“Everyone has inside of him a piece of good news. The good news is that you don’t know how great you can be! How much you can love! What you can accomplish! And what your potential is!”
– Anne Frank, rumored ENFP
ENFPs are the quintessential “inspirers” of the Myers-Briggs® type community. They are extremely perceptive of possibilities, connections, and underlying meanings. They are master idea-generators, seeing visionary possibilities everywhere they look. The world around them is a veritable springboard of ideas waiting to be drawn out, created, and brought to their potential. According to the Myers & Briggs Foundation, ENFPs make up 6-8% of the U.S. population. They are a relatively rare type, and many other personality types mistype as ENFPs so hopefully, this article will help clarify the type and bring attention to their many amazing strengths!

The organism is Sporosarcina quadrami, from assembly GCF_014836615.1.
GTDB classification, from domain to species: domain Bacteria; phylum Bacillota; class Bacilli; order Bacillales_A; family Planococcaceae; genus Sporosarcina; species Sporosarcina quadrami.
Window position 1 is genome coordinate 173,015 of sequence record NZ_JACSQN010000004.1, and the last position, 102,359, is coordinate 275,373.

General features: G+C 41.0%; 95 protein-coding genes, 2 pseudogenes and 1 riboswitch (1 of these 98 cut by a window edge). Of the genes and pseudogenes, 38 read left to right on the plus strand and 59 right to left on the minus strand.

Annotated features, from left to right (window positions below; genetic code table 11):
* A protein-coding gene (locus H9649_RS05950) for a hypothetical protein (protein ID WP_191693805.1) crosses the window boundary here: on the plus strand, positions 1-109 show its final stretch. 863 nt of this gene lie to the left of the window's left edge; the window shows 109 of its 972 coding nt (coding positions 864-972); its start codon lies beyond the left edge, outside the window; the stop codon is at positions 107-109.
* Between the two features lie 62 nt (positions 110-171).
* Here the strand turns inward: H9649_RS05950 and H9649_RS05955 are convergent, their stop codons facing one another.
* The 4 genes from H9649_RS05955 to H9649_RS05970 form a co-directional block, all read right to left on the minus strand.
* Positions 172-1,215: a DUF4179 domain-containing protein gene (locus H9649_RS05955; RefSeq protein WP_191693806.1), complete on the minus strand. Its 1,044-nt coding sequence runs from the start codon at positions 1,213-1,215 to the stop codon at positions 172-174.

Getting to Know the ENFP
The ENFP’s Dominant Function: Extraverted Intuition (Ne)
Extraverted Intuition, or Ne for short, is how ENFPs absorb information in the outer world. It makes them highly attuned to possibilities, theoretical ideas, meanings, and interconnections. When you speak to an ENFP they will probably be very aware of anything you leave out, or any connection that what you say now has to what you might have said before. They will weave various contexts into the situation or conversation to pick up on different interpretations and meanings. This ability makes them very attuned to when people are being insincere or telling “white lies”.